THERE are big differences between paying with a debit card rather than a credit card.
The main one being the big hole the latter can leave in your finances.
Using a debit card means you are using your own cash, while paying by credit card means you are spending money that is not yours.
Crown Money Management founder Scott Parry says credit cards are nothing more than “financial quicksand”.
“It’s very hard to be conscious of your spending when you spend on credit because your mindset is that you’re not at your limit and you can afford it,’’ he says.
“But when you’re using a debit card it’s different; you might be thinking you have $500 to last until Monday and what do you need as opposed to having $5000 available on your credit card and what do you want.”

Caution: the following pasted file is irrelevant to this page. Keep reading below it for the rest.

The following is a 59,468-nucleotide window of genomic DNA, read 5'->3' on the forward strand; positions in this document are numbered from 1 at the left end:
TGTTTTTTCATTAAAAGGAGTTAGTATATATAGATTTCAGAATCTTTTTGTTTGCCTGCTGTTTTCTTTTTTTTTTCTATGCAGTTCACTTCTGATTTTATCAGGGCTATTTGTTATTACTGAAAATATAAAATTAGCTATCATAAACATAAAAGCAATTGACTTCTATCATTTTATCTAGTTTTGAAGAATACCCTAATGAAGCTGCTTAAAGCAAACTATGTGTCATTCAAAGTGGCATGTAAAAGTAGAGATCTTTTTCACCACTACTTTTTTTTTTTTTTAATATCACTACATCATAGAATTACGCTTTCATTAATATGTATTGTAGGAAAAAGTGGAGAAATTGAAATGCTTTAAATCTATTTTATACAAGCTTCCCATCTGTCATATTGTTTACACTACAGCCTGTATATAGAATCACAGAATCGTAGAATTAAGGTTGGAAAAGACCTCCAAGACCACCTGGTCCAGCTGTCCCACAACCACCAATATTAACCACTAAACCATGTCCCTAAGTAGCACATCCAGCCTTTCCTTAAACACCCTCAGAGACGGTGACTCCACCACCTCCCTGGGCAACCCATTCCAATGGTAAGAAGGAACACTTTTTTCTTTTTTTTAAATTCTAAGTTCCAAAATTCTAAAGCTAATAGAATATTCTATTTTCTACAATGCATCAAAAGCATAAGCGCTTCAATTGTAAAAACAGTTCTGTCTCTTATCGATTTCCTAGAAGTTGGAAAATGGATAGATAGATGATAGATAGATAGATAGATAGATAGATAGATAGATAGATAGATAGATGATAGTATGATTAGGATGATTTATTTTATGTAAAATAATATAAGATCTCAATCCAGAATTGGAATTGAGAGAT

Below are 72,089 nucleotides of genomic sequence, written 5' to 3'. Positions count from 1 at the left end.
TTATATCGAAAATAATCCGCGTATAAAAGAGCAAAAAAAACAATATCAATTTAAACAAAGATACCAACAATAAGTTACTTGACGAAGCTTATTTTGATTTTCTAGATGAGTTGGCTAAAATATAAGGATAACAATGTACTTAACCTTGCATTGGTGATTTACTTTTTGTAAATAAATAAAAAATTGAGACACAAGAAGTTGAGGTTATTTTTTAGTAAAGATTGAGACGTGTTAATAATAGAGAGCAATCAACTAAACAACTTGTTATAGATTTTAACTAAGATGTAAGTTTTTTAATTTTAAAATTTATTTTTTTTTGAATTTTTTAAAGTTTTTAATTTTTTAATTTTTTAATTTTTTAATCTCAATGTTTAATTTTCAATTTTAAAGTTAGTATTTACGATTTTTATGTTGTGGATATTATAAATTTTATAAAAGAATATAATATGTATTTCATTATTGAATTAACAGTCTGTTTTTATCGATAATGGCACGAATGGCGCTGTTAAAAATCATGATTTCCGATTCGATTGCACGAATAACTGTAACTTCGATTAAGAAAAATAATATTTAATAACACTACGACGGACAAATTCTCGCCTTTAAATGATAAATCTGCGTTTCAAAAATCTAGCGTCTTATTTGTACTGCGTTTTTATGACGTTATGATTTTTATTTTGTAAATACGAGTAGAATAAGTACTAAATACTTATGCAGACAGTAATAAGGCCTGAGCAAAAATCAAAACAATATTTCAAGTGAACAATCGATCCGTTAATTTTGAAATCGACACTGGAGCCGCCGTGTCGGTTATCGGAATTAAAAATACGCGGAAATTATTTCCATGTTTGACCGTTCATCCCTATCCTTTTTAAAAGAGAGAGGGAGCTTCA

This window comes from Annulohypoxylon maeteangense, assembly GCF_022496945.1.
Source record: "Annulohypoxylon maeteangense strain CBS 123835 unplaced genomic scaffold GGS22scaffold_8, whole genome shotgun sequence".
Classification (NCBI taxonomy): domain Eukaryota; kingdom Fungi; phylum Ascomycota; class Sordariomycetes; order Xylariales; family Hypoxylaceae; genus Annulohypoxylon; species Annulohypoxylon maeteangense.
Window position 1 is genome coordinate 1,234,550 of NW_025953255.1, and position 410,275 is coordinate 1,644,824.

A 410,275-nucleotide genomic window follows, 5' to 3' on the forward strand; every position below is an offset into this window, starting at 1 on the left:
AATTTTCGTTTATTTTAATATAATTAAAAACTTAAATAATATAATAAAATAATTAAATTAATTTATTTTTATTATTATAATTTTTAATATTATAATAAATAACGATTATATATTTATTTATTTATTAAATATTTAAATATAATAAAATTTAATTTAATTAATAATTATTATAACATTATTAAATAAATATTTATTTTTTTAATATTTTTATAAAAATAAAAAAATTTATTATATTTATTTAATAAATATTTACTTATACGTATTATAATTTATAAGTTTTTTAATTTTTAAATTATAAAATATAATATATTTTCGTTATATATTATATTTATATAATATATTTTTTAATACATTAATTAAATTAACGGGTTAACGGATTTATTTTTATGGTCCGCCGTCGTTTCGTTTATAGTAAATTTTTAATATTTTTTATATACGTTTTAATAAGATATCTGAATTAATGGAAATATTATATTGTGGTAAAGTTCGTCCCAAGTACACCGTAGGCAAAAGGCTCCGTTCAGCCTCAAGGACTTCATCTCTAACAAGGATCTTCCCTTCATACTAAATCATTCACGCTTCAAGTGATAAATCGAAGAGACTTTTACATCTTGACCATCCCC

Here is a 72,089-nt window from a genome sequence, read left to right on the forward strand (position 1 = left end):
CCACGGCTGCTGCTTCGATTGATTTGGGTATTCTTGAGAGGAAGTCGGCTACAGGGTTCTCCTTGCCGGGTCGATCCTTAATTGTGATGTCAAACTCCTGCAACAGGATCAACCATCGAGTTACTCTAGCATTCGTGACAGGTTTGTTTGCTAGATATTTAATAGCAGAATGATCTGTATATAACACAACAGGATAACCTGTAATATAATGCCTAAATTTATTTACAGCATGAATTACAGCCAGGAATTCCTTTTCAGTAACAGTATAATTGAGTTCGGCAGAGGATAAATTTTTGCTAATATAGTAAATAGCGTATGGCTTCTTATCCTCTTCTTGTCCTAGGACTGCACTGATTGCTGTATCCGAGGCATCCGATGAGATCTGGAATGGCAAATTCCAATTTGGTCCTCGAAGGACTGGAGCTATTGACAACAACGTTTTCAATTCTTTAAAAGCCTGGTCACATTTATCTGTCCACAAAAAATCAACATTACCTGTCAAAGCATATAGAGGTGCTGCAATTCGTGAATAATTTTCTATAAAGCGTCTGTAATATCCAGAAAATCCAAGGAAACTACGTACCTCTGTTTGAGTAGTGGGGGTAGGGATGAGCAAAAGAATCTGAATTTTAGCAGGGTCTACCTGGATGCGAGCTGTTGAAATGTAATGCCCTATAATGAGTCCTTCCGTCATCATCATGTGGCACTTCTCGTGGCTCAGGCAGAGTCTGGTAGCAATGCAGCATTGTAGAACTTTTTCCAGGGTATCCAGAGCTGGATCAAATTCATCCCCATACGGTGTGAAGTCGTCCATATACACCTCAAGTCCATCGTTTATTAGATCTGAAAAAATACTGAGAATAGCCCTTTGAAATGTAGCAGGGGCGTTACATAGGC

Parry says you should be able to manage money without the need to rely on having a credit card to pay.
PAY OFF YOUR CREDIT CARD WITH A BALANCE TRANSFER DEAL
“There’s no real need, there’s nothing you can’t do on a debit card that you can do on a credit card,’’ he says.
“The only argument we get from our clients is that credit cards are good for points but these days you have to spend $300,000 to get a kettle on frequent flyer points.”
Data from financial comparison site creditcardfinder.com.au shows credit card card interest rates range anywhere from eight per cent to 26 per cent and the average card rate is about 17 per cent.
The site’s spokeswoman Michelle Hutchison says credit cards can be useful if you keep them under control and pay them off in full each month, otherwise it’s best to stick to paying using debit.
“It doesn’t matter what the interest rate is on your credit card if you are paying it off in full every month,’’ she says.
“But if you can’t pay your card off every month then you need to look at better managing your money and how you can spend within your means.”
Originally published as Comparing credit and debit cards